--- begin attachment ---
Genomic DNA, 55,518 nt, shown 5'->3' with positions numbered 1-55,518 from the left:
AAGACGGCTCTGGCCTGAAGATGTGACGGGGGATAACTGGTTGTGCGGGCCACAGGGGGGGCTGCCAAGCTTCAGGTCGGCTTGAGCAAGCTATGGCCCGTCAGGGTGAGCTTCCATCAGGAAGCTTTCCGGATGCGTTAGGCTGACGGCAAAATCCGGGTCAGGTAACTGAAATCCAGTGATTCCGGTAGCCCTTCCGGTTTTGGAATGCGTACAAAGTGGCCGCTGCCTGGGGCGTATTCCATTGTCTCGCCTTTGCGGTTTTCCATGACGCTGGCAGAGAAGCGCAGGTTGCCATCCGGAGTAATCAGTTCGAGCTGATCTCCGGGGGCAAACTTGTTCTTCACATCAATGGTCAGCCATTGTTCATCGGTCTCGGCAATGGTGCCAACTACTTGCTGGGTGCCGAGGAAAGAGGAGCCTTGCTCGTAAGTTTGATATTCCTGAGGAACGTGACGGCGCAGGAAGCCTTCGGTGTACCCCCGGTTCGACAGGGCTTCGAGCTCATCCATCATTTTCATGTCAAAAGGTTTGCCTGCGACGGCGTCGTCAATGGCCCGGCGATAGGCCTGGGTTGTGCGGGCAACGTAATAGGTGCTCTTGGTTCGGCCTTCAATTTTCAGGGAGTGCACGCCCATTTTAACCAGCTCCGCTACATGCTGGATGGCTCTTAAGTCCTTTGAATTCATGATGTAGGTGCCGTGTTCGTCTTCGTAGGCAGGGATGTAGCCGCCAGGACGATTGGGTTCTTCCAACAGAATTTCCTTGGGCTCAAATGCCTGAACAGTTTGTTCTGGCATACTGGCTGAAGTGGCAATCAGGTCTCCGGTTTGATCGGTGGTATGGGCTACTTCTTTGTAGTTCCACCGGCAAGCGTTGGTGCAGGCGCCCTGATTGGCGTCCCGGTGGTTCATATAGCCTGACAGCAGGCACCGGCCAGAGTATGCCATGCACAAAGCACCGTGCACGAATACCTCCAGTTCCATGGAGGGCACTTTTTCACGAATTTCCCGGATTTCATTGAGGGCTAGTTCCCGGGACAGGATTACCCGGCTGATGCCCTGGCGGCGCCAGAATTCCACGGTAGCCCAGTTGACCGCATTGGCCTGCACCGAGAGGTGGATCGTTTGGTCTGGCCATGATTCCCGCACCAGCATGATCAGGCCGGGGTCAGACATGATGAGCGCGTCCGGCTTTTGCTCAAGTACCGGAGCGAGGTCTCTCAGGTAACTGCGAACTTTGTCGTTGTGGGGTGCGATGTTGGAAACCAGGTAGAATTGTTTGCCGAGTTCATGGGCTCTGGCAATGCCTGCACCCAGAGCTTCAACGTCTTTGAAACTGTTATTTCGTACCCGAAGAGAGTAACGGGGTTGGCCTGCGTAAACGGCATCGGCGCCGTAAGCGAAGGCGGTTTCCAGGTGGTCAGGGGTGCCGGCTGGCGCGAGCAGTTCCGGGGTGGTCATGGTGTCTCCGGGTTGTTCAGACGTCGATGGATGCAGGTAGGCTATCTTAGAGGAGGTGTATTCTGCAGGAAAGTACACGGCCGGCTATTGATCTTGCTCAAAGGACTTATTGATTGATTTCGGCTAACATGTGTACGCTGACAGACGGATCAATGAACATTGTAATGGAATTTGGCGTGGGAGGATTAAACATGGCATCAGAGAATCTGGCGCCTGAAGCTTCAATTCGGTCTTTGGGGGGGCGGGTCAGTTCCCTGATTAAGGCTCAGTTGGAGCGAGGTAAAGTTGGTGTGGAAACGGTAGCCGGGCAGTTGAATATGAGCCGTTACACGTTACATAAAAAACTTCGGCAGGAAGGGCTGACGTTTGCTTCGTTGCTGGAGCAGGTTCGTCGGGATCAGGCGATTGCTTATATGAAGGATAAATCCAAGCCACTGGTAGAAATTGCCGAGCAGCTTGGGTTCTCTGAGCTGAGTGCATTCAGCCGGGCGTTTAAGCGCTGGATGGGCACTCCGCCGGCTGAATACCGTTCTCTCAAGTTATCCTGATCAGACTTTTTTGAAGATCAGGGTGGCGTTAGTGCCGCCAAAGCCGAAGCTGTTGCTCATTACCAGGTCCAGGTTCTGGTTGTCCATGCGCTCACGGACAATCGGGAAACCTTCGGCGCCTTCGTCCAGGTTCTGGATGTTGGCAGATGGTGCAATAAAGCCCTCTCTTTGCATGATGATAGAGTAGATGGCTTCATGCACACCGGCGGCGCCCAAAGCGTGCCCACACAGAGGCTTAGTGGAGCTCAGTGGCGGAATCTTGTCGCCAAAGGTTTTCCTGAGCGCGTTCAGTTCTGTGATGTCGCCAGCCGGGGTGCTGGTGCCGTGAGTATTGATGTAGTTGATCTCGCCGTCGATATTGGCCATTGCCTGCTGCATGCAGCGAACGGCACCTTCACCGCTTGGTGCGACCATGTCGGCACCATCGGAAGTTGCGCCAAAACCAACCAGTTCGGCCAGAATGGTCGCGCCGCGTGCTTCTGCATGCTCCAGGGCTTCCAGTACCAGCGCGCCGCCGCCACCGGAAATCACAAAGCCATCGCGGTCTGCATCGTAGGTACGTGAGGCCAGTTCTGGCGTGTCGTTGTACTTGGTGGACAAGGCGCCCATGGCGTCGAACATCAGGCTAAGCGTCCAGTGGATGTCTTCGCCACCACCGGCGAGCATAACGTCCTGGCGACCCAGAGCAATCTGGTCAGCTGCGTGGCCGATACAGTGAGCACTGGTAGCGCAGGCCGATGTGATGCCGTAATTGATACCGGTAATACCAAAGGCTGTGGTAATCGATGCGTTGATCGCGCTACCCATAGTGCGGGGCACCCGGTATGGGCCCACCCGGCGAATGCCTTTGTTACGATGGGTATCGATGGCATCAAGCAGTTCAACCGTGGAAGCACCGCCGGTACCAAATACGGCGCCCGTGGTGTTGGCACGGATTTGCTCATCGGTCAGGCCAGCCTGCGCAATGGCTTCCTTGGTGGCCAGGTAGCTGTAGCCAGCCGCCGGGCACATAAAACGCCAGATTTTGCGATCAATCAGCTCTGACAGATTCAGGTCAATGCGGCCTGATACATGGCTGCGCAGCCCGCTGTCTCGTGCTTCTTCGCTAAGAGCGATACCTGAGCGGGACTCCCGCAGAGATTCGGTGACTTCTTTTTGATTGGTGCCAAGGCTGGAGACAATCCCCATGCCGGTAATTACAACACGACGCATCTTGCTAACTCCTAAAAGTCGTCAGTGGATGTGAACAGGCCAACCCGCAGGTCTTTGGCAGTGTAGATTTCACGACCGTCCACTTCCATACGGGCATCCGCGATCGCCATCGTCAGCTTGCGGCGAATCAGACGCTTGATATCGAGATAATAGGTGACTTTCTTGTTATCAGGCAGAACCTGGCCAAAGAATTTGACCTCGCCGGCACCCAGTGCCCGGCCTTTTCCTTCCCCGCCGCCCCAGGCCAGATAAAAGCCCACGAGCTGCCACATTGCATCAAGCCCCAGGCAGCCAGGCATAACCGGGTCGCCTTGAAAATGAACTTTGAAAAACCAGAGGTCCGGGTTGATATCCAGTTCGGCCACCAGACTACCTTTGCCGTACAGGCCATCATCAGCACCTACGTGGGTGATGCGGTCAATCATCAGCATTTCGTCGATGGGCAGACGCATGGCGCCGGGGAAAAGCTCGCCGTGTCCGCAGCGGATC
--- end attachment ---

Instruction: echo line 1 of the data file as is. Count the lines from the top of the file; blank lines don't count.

Genomic DNA, 55,518 nt, shown 5'->3' with positions numbered 1-55,518 from the left: